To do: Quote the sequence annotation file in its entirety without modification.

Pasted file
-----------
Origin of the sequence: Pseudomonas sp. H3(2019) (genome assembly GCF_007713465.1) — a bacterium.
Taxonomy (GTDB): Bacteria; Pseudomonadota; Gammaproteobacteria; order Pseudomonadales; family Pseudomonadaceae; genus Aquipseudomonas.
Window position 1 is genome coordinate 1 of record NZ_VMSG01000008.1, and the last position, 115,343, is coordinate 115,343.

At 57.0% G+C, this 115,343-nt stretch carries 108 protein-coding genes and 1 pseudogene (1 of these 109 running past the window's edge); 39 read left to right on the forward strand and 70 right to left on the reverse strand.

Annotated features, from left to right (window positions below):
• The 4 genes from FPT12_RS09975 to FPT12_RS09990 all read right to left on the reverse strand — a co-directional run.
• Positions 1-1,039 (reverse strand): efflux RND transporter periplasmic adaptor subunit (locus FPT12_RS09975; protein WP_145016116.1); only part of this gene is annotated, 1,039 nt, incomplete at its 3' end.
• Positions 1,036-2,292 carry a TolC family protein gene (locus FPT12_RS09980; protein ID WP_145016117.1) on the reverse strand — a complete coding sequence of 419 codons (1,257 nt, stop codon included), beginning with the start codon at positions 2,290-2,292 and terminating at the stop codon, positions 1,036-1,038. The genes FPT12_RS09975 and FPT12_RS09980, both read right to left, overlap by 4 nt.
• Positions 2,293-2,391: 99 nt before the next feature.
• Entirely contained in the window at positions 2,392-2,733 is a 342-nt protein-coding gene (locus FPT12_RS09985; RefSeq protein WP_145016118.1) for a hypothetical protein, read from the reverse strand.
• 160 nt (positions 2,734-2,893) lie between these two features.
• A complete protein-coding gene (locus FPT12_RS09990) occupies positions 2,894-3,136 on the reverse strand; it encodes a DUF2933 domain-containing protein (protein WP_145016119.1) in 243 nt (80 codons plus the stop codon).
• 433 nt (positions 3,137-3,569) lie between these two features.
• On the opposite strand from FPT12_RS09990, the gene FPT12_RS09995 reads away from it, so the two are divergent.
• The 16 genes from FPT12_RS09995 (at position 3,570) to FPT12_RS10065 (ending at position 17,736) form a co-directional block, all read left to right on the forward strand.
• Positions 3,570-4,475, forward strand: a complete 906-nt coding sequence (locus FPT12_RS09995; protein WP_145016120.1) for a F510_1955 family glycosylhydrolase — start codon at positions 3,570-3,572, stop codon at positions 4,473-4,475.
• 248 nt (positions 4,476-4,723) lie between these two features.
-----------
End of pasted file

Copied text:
Origin of the sequence: Pseudomonas sp. H3(2019) (genome assembly GCF_007713465.1) — a bacterium.
Taxonomy (GTDB): Bacteria; Pseudomonadota; Gammaproteobacteria; order Pseudomonadales; family Pseudomonadaceae; genus Aquipseudomonas.
Window position 1 is genome coordinate 1 of record NZ_VMSG01000008.1, and the last position, 115,343, is coordinate 115,343.

At 57.0% G+C, this 115,343-nt stretch carries 108 protein-coding genes and 1 pseudogene (1 of these 109 running past the window's edge); 39 read left to right on the forward strand and 70 right to left on the reverse strand.

Annotated features, from left to right (window positions below):
• The 4 genes from FPT12_RS09975 to FPT12_RS09990 all read right to left on the reverse strand — a co-directional run.
• Positions 1-1,039 (reverse strand): efflux RND transporter periplasmic adaptor subunit (locus FPT12_RS09975; protein WP_145016116.1); only part of this gene is annotated, 1,039 nt, incomplete at its 3' end.
• Positions 1,036-2,292 carry a TolC family protein gene (locus FPT12_RS09980; protein ID WP_145016117.1) on the reverse strand — a complete coding sequence of 419 codons (1,257 nt, stop codon included), beginning with the start codon at positions 2,290-2,292 and terminating at the stop codon, positions 1,036-1,038. The genes FPT12_RS09975 and FPT12_RS09980, both read right to left, overlap by 4 nt.
• Positions 2,293-2,391: 99 nt before the next feature.
• Entirely contained in the window at positions 2,392-2,733 is a 342-nt protein-coding gene (locus FPT12_RS09985; RefSeq protein WP_145016118.1) for a hypothetical protein, read from the reverse strand.
• 160 nt (positions 2,734-2,893) lie between these two features.
• A complete protein-coding gene (locus FPT12_RS09990) occupies positions 2,894-3,136 on the reverse strand; it encodes a DUF2933 domain-containing protein (protein WP_145016119.1) in 243 nt (80 codons plus the stop codon).
• 433 nt (positions 3,137-3,569) lie between these two features.
• On the opposite strand from FPT12_RS09990, the gene FPT12_RS09995 reads away from it, so the two are divergent.
• The 16 genes from FPT12_RS09995 (at position 3,570) to FPT12_RS10065 (ending at position 17,736) form a co-directional block, all read left to right on the forward strand.
• Positions 3,570-4,475, forward strand: a complete 906-nt coding sequence (locus FPT12_RS09995; protein WP_145016120.1) for a F510_1955 family glycosylhydrolase — start codon at positions 3,570-3,572, stop codon at positions 4,473-4,475.
• 248 nt (positions 4,476-4,723) lie between these two features.